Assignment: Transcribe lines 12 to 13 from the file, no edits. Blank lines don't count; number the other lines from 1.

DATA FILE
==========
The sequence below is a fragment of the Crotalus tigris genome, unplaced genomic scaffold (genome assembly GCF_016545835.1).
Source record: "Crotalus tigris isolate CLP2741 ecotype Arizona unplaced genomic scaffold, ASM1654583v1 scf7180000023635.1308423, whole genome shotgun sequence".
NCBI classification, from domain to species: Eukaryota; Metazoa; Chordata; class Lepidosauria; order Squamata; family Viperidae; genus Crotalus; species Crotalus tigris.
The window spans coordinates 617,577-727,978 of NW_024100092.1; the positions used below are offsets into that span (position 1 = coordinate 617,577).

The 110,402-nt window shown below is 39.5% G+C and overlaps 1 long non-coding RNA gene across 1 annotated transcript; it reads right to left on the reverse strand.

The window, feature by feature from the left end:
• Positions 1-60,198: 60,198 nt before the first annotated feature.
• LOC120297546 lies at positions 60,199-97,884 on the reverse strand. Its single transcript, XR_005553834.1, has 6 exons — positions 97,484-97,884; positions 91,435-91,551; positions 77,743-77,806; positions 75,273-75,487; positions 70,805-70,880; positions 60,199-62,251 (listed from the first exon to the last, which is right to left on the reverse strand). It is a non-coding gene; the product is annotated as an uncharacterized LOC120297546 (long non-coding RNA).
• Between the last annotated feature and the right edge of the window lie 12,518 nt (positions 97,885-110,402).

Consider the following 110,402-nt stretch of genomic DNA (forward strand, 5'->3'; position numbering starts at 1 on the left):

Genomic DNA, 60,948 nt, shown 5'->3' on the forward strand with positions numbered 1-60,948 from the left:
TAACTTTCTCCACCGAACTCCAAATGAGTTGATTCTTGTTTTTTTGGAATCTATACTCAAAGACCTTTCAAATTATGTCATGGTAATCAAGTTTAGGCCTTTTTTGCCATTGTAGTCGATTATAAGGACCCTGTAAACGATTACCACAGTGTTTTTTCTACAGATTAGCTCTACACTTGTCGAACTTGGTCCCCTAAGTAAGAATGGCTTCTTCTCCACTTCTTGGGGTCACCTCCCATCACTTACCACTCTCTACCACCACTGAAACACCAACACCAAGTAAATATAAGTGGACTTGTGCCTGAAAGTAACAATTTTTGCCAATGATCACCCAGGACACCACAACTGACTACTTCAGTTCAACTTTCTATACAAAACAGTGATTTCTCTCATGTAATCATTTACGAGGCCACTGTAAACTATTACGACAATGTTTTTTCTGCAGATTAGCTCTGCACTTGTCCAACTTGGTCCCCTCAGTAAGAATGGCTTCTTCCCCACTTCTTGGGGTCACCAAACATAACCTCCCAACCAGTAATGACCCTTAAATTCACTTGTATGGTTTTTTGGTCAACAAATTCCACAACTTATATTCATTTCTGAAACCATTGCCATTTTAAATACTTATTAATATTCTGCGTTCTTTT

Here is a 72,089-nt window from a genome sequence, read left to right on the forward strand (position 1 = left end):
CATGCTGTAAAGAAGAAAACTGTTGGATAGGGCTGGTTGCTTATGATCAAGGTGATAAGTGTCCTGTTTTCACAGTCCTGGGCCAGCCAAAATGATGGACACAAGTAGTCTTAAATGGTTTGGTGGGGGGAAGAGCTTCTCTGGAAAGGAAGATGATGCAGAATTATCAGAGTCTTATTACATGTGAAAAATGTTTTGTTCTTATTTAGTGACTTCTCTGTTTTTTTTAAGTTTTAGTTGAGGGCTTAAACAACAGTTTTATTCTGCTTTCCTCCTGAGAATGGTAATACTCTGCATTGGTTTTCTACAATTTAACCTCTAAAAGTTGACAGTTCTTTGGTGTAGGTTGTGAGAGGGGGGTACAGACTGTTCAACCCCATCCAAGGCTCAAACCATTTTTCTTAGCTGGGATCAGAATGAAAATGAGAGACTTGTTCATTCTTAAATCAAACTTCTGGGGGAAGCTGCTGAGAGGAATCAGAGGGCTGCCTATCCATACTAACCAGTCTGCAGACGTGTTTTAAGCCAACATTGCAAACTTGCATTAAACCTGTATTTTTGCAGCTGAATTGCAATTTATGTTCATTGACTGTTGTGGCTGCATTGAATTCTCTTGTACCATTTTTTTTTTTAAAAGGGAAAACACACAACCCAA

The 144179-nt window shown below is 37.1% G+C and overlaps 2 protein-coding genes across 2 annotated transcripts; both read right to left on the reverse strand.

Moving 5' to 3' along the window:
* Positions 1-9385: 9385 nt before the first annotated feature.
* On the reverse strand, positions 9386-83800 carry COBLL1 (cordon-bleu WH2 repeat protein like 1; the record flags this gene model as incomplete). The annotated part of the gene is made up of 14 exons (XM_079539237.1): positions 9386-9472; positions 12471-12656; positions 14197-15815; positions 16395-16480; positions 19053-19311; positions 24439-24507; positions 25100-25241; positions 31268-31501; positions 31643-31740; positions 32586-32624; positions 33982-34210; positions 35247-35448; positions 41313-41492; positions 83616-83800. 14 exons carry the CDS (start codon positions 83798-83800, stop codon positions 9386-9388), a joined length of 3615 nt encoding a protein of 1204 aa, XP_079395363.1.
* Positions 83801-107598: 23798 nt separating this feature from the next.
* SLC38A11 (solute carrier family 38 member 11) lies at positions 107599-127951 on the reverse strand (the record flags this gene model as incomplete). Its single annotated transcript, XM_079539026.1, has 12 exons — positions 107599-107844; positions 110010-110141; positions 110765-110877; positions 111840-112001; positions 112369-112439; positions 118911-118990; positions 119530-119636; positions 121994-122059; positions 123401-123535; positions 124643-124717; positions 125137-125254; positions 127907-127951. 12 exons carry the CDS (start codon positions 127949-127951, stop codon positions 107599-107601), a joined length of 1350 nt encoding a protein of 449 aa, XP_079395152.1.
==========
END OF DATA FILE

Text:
TAACTTTCTCCACCGAACTCCAAATGAGTTGATTCTTGTTTTTTTGGAATCTATACTCAAAGACCTTTCAAATTATGTCATGGTAATCAAGTTTAGGCCTTTTTTGCCATTGTAGTCGATTATAAGGACCCTGTAAACGATTACCACAGTGTTTTTTCTACAGATTAGCTCTACACTTGTCGAACTTGGTCCCCTAAGTAAGAATGGCTTCTTCTCCACTTCTTGGGGTCACCTCCCATCACTTACCACTCTCTACCACCACTGAAACACCAACACCAAGTAAATATAAGTGGACTTGTGCCTGAAAGTAACAATTTTTGCCAATGATCACCCAGGACACCACAACTGACTACTTCAGTTCAACTTTCTATACAAAACAGTGATTTCTCTCATGTAATCATTTACGAGGCCACTGTAAACTATTACGACAATGTTTTTTCTGCAGATTAGCTCTGCACTTGTCCAACTTGGTCCCCTCAGTAAGAATGGCTTCTTCCCCACTTCTTGGGGTCACCAAACATAACCTCCCAACCAGTAATGACCCTTAAATTCACTTGTATGGTTTTTTGGTCAACAAATTCCACAACTTATATTCATTTCTGAAACCATTGCCATTTTAAATACTTATTAATATTCTGCGTTCTTTT

Here is a 72,089-nt window from a genome sequence, read left to right on the forward strand (position 1 = left end):